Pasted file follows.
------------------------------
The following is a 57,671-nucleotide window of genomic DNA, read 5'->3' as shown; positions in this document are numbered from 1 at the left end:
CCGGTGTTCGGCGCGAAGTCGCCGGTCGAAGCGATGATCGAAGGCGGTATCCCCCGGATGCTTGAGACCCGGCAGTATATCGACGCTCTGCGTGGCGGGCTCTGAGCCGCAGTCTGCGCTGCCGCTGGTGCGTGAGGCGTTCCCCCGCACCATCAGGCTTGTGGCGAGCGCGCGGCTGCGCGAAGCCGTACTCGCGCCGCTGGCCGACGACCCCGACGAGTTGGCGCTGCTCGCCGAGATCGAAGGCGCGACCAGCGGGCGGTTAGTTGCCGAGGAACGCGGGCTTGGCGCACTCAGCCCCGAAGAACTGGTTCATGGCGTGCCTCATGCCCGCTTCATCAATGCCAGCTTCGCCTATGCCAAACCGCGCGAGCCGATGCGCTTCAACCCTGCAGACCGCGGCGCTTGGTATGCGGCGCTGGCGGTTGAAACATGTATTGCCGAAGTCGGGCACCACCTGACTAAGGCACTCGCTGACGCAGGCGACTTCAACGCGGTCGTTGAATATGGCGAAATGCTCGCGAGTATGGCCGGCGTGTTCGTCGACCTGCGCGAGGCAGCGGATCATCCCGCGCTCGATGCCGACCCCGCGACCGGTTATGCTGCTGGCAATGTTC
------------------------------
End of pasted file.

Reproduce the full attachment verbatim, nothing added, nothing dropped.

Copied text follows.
The following is a 57,671-nucleotide window of genomic DNA, read 5'->3' as shown; positions in this document are numbered from 1 at the left end:
CCGGTGTTCGGCGCGAAGTCGCCGGTCGAAGCGATGATCGAAGGCGGTATCCCCCGGATGCTTGAGACCCGGCAGTATATCGACGCTCTGCGTGGCGGGCTCTGAGCCGCAGTCTGCGCTGCCGCTGGTGCGTGAGGCGTTCCCCCGCACCATCAGGCTTGTGGCGAGCGCGCGGCTGCGCGAAGCCGTACTCGCGCCGCTGGCCGACGACCCCGACGAGTTGGCGCTGCTCGCCGAGATCGAAGGCGCGACCAGCGGGCGGTTAGTTGCCGAGGAACGCGGGCTTGGCGCACTCAGCCCCGAAGAACTGGTTCATGGCGTGCCTCATGCCCGCTTCATCAATGCCAGCTTCGCCTATGCCAAACCGCGCGAGCCGATGCGCTTCAACCCTGCAGACCGCGGCGCTTGGTATGCGGCGCTGGCGGTTGAAACATGTATTGCCGAAGTCGGGCACCACCTGACTAAGGCACTCGCTGACGCAGGCGACTTCAACGCGGTCGTTGAATATGGCGAAATGCTCGCGAGTATGGCCGGCGTGTTCGTCGACCTGCGCGAGGCAGCGGATCATCCCGCGCTCGATGCCGACCCCGCGACCGGTTATGCTGCTGGCAATGTTC